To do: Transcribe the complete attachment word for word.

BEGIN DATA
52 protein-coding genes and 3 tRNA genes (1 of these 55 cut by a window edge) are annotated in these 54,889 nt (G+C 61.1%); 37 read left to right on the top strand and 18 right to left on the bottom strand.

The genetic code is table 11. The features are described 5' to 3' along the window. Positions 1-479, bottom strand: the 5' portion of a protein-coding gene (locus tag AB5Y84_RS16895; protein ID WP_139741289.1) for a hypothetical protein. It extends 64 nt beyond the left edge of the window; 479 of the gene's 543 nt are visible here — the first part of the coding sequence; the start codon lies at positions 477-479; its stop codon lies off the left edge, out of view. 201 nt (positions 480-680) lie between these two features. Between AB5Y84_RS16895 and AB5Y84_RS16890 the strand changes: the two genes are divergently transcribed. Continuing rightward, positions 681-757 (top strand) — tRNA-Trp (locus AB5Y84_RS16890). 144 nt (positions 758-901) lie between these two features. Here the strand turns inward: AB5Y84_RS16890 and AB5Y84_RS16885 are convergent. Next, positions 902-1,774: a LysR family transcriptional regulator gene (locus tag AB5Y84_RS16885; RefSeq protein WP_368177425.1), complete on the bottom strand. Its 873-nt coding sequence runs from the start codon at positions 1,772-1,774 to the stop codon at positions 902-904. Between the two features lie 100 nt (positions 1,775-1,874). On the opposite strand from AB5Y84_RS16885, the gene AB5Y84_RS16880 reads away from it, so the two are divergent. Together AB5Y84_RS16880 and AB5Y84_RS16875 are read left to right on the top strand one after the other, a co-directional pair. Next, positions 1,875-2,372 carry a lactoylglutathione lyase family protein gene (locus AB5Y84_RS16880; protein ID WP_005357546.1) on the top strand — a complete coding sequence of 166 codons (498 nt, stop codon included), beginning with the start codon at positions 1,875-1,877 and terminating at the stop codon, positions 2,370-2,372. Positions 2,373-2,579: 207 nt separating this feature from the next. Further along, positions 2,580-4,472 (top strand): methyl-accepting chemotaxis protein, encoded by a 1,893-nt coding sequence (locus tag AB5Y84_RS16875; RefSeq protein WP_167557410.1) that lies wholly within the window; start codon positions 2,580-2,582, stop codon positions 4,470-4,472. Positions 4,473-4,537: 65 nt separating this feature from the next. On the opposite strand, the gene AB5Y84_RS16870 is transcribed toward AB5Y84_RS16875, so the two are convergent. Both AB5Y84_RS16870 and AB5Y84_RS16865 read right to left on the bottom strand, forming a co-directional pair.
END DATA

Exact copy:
52 protein-coding genes and 3 tRNA genes (1 of these 55 cut by a window edge) are annotated in these 54,889 nt (G+C 61.1%); 37 read left to right on the top strand and 18 right to left on the bottom strand.

The genetic code is table 11. The features are described 5' to 3' along the window. Positions 1-479, bottom strand: the 5' portion of a protein-coding gene (locus tag AB5Y84_RS16895; protein ID WP_139741289.1) for a hypothetical protein. It extends 64 nt beyond the left edge of the window; 479 of the gene's 543 nt are visible here — the first part of the coding sequence; the start codon lies at positions 477-479; its stop codon lies off the left edge, out of view. 201 nt (positions 480-680) lie between these two features. Between AB5Y84_RS16895 and AB5Y84_RS16890 the strand changes: the two genes are divergently transcribed. Continuing rightward, positions 681-757 (top strand) — tRNA-Trp (locus AB5Y84_RS16890). 144 nt (positions 758-901) lie between these two features. Here the strand turns inward: AB5Y84_RS16890 and AB5Y84_RS16885 are convergent. Next, positions 902-1,774: a LysR family transcriptional regulator gene (locus tag AB5Y84_RS16885; RefSeq protein WP_368177425.1), complete on the bottom strand. Its 873-nt coding sequence runs from the start codon at positions 1,772-1,774 to the stop codon at positions 902-904. Between the two features lie 100 nt (positions 1,775-1,874). On the opposite strand from AB5Y84_RS16885, the gene AB5Y84_RS16880 reads away from it, so the two are divergent. Together AB5Y84_RS16880 and AB5Y84_RS16875 are read left to right on the top strand one after the other, a co-directional pair. Next, positions 1,875-2,372 carry a lactoylglutathione lyase family protein gene (locus AB5Y84_RS16880; protein ID WP_005357546.1) on the top strand — a complete coding sequence of 166 codons (498 nt, stop codon included), beginning with the start codon at positions 1,875-1,877 and terminating at the stop codon, positions 2,370-2,372. Positions 2,373-2,579: 207 nt separating this feature from the next. Further along, positions 2,580-4,472 (top strand): methyl-accepting chemotaxis protein, encoded by a 1,893-nt coding sequence (locus tag AB5Y84_RS16875; RefSeq protein WP_167557410.1) that lies wholly within the window; start codon positions 2,580-2,582, stop codon positions 4,470-4,472. Positions 4,473-4,537: 65 nt separating this feature from the next. On the opposite strand, the gene AB5Y84_RS16870 is transcribed toward AB5Y84_RS16875, so the two are convergent. Both AB5Y84_RS16870 and AB5Y84_RS16865 read right to left on the bottom strand, forming a co-directional pair.